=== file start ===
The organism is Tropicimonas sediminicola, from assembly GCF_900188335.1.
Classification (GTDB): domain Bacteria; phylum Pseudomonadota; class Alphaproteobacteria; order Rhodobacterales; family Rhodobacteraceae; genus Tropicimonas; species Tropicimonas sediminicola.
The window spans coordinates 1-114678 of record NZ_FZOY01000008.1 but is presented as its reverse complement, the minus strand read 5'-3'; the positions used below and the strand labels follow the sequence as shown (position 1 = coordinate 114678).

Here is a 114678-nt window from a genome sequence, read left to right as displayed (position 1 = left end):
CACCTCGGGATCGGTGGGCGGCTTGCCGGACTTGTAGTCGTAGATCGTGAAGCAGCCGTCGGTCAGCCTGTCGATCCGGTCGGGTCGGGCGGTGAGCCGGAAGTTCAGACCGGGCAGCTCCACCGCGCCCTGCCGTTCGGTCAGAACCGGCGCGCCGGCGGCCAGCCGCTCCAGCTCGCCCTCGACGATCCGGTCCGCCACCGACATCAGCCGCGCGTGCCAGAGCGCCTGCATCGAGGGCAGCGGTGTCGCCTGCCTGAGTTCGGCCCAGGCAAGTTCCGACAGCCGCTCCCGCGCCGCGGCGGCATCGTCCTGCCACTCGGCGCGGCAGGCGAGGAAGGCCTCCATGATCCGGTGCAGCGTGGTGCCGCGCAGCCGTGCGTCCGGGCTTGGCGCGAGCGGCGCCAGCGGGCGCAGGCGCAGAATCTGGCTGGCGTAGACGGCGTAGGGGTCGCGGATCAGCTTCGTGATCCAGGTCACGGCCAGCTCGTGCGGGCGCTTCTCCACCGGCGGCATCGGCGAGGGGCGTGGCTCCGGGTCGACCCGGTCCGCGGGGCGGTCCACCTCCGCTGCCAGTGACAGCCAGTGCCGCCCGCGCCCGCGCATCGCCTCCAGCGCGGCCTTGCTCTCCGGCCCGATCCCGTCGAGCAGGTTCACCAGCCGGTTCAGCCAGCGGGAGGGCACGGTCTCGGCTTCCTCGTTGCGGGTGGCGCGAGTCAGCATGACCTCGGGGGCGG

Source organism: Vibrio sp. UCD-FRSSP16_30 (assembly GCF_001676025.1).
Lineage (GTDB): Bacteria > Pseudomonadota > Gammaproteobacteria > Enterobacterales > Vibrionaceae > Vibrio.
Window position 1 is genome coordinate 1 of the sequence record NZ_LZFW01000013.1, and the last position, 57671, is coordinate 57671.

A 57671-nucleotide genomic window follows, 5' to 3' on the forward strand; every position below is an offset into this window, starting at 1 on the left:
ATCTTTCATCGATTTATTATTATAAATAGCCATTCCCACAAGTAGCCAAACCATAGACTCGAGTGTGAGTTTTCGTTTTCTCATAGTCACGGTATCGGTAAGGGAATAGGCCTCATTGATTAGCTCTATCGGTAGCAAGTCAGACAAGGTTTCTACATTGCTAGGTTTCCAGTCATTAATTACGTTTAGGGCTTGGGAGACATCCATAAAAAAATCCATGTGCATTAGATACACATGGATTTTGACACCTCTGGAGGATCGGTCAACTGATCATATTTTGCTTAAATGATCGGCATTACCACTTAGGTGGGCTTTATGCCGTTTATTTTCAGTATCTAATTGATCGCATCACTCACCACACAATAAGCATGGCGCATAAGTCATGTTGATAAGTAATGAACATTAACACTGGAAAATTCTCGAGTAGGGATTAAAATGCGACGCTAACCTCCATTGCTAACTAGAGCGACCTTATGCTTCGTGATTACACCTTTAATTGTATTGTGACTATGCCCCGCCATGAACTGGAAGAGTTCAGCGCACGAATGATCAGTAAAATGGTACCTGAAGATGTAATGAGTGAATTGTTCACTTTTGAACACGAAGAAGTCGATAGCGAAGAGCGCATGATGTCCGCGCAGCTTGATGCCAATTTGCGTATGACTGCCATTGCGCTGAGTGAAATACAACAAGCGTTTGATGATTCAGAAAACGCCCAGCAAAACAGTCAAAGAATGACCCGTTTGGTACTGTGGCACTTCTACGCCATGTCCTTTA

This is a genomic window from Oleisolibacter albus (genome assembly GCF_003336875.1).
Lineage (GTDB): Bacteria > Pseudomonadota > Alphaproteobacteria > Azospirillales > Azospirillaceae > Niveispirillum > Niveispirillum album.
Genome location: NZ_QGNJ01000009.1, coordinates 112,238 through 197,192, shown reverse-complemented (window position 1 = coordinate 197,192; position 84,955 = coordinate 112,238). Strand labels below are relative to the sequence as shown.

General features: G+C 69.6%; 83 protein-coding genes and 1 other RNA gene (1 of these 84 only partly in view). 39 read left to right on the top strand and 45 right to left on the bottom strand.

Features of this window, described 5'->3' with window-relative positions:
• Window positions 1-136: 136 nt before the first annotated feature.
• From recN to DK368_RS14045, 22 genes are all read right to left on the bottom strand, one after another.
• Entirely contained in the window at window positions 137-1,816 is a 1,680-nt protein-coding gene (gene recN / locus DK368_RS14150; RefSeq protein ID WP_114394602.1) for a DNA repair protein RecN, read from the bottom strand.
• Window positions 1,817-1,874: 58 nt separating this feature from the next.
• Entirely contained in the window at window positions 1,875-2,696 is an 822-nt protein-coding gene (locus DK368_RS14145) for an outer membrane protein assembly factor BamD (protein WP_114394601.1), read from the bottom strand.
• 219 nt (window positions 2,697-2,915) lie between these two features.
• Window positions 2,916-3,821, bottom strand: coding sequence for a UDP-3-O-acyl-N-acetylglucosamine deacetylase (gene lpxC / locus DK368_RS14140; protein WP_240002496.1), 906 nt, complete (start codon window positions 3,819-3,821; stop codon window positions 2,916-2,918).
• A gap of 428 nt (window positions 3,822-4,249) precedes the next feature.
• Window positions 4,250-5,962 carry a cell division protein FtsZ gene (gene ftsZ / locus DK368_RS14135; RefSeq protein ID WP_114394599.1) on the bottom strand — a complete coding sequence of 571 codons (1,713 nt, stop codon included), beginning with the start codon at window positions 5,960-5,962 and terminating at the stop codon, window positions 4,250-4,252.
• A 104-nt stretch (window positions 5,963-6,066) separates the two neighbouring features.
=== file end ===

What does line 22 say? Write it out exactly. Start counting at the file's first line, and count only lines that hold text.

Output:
• Window positions 2,916-3,821, bottom strand: coding sequence for a UDP-3-O-acyl-N-acetylglucosamine deacetylase (gene lpxC / locus DK368_RS14140; protein WP_240002496.1), 906 nt, complete (start codon window positions 3,819-3,821; stop codon window positions 2,916-2,918).